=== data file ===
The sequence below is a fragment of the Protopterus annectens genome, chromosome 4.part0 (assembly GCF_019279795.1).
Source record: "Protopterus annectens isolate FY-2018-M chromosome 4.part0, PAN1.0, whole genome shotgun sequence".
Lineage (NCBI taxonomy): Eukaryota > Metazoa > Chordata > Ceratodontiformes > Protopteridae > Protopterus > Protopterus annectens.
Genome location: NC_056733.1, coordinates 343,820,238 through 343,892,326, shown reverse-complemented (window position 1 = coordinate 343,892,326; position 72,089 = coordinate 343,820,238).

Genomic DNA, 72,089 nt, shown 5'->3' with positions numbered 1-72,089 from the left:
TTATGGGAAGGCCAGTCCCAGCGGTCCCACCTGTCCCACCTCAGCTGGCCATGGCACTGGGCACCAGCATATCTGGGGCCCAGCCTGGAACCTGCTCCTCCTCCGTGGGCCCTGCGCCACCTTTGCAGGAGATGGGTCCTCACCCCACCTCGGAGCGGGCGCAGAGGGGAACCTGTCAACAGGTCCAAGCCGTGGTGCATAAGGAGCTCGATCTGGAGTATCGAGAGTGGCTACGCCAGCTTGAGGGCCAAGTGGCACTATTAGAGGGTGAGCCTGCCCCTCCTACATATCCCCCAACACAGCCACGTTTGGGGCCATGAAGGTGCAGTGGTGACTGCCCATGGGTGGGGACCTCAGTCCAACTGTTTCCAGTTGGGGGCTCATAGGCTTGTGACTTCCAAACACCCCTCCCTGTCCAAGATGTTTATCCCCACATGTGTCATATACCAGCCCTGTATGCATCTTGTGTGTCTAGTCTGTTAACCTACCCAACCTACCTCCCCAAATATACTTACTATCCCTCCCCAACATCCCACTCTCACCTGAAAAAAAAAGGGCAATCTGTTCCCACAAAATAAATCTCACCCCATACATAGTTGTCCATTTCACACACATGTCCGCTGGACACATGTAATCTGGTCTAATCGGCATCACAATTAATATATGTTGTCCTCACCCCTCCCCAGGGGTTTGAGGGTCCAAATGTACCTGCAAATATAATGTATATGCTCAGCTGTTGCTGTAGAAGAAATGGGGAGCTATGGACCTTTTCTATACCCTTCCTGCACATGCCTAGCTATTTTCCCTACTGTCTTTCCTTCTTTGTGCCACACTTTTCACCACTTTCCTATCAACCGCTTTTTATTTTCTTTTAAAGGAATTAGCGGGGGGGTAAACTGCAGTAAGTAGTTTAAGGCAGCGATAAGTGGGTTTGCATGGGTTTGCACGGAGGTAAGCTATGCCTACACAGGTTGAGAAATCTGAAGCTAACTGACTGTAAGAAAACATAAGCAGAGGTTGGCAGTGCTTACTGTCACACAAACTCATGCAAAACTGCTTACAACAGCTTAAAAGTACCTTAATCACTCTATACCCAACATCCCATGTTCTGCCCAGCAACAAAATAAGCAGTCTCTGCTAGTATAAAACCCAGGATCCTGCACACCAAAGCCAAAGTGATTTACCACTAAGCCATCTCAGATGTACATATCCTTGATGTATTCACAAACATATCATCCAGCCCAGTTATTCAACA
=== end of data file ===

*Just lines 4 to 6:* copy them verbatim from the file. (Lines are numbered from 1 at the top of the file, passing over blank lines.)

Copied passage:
Genome location: NC_056733.1, coordinates 343,820,238 through 343,892,326, shown reverse-complemented (window position 1 = coordinate 343,892,326; position 72,089 = coordinate 343,820,238).

Genomic DNA, 72,089 nt, shown 5'->3' with positions numbered 1-72,089 from the left:
TTATGGGAAGGCCAGTCCCAGCGGTCCCACCTGTCCCACCTCAGCTGGCCATGGCACTGGGCACCAGCATATCTGGGGCCCAGCCTGGAACCTGCTCCTCCTCCGTGGGCCCTGCGCCACCTTTGCAGGAGATGGGTCCTCACCCCACCTCGGAGCGGGCGCAGAGGGGAACCTGTCAACAGGTCCAAGCCGTGGTGCATAAGGAGCTCGATCTGGAGTATCGAGAGTGGCTACGCCAGCTTGAGGGCCAAGTGGCACTATTAGAGGGTGAGCCTGCCCCTCCTACATATCCCCCAACACAGCCACGTTTGGGGCCATGAAGGTGCAGTGGTGACTGCCCATGGGTGGGGACCTCAGTCCAACTGTTTCCAGTTGGGGGCTCATAGGCTTGTGACTTCCAAACACCCCTCCCTGTCCAAGATGTTTATCCCCACATGTGTCATATACCAGCCCTGTATGCATCTTGTGTGTCTAGTCTGTTAACCTACCCAACCTACCTCCCCAAATATACTTACTATCCCTCCCCAACATCCCACTCTCACCTGAAAAAAAAAGGGCAATCTGTTCCCACAAAATAAATCTCACCCCATACATAGTTGTCCATTTCACACACATGTCCGCTGGACACATGTAATCTGGTCTAATCGGCATCACAATTAATATATGTTGTCCTCACCCCTCCCCAGGGGTTTGAGGGTCCAAATGTACCTGCAAATATAATGTATATGCTCAGCTGTTGCTGTAGAAGAAATGGGGAGCTATGGACCTTTTCTATACCCTTCCTGCACATGCCTAGCTATTTTCCCTACTGTCTTTCCTTCTTTGTGCCACACTTTTCACCACTTTCCTATCAACCGCTTTTTATTTTCTTTTAAAGGAATTAGCGGGGGGGTAAACTGCAGTAAGTAGTTTAAGGCAGCGATAAGTGGGTTTGCATGGGTTTGCACGGAGGTAAGCTATGCCTACACAGGTTGAGAAATCTGAAGCTAACTGACTGTAAGAAAACATAAGCAGAGGTTGGCAGTGCTTACTGTCACACAAACTCATGCAAAACTGCTTACAACAGCTTAAAAGTACCTTAATCACTCTATACCCAACATCCCATGTTCTGCCCAGCAACAAAATAAGCAGTCTCTGCTAGTATAAAACCCAGGATCCTGCACACCAAAGCCAAAGTGATTTACCACTAAGCCATCTCAGATGTACATATCCTTGATGTATTCACAAACATATCATCCAGCCCAGTTATTCAACA